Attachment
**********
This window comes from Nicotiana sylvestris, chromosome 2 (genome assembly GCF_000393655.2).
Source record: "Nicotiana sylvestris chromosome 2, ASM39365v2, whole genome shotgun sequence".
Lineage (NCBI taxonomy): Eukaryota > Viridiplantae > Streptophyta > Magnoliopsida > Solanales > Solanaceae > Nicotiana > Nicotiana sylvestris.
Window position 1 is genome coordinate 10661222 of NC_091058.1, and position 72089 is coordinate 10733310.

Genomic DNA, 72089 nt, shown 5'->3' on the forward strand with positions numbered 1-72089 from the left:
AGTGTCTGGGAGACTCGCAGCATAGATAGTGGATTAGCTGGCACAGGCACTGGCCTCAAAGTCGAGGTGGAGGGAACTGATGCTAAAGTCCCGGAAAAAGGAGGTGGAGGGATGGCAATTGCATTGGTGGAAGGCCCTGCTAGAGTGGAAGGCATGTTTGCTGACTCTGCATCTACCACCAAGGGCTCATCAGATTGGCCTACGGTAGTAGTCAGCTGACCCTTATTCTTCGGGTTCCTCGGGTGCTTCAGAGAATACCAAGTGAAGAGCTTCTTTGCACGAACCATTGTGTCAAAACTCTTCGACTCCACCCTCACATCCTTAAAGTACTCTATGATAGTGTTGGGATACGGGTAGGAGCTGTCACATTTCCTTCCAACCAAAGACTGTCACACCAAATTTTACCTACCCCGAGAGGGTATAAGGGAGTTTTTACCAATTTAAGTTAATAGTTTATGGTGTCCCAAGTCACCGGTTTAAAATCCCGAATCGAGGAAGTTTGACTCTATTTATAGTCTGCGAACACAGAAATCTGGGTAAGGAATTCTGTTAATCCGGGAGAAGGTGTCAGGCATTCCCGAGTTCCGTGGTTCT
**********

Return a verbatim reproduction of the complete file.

This window comes from Nicotiana sylvestris, chromosome 2 (genome assembly GCF_000393655.2).
Source record: "Nicotiana sylvestris chromosome 2, ASM39365v2, whole genome shotgun sequence".
Lineage (NCBI taxonomy): Eukaryota > Viridiplantae > Streptophyta > Magnoliopsida > Solanales > Solanaceae > Nicotiana > Nicotiana sylvestris.
Window position 1 is genome coordinate 10661222 of NC_091058.1, and position 72089 is coordinate 10733310.

Genomic DNA, 72089 nt, shown 5'->3' on the forward strand with positions numbered 1-72089 from the left:
AGTGTCTGGGAGACTCGCAGCATAGATAGTGGATTAGCTGGCACAGGCACTGGCCTCAAAGTCGAGGTGGAGGGAACTGATGCTAAAGTCCCGGAAAAAGGAGGTGGAGGGATGGCAATTGCATTGGTGGAAGGCCCTGCTAGAGTGGAAGGCATGTTTGCTGACTCTGCATCTACCACCAAGGGCTCATCAGATTGGCCTACGGTAGTAGTCAGCTGACCCTTATTCTTCGGGTTCCTCGGGTGCTTCAGAGAATACCAAGTGAAGAGCTTCTTTGCACGAACCATTGTGTCAAAACTCTTCGACTCCACCCTCACATCCTTAAAGTACTCTATGATAGTGTTGGGATACGGGTAGGAGCTGTCACATTTCCTTCCAACCAAAGACTGTCACACCAAATTTTACCTACCCCGAGAGGGTATAAGGGAGTTTTTACCAATTTAAGTTAATAGTTTATGGTGTCCCAAGTCACCGGTTTAAAATCCCGAATCGAGGAAGTTTGACTCTATTTATAGTCTGCGAACACAGAAATCTGGGTAAGGAATTCTGTTAATCCGGGAGAAGGTGTCAGGCATTCCCGAGTTCCGTGGTTCT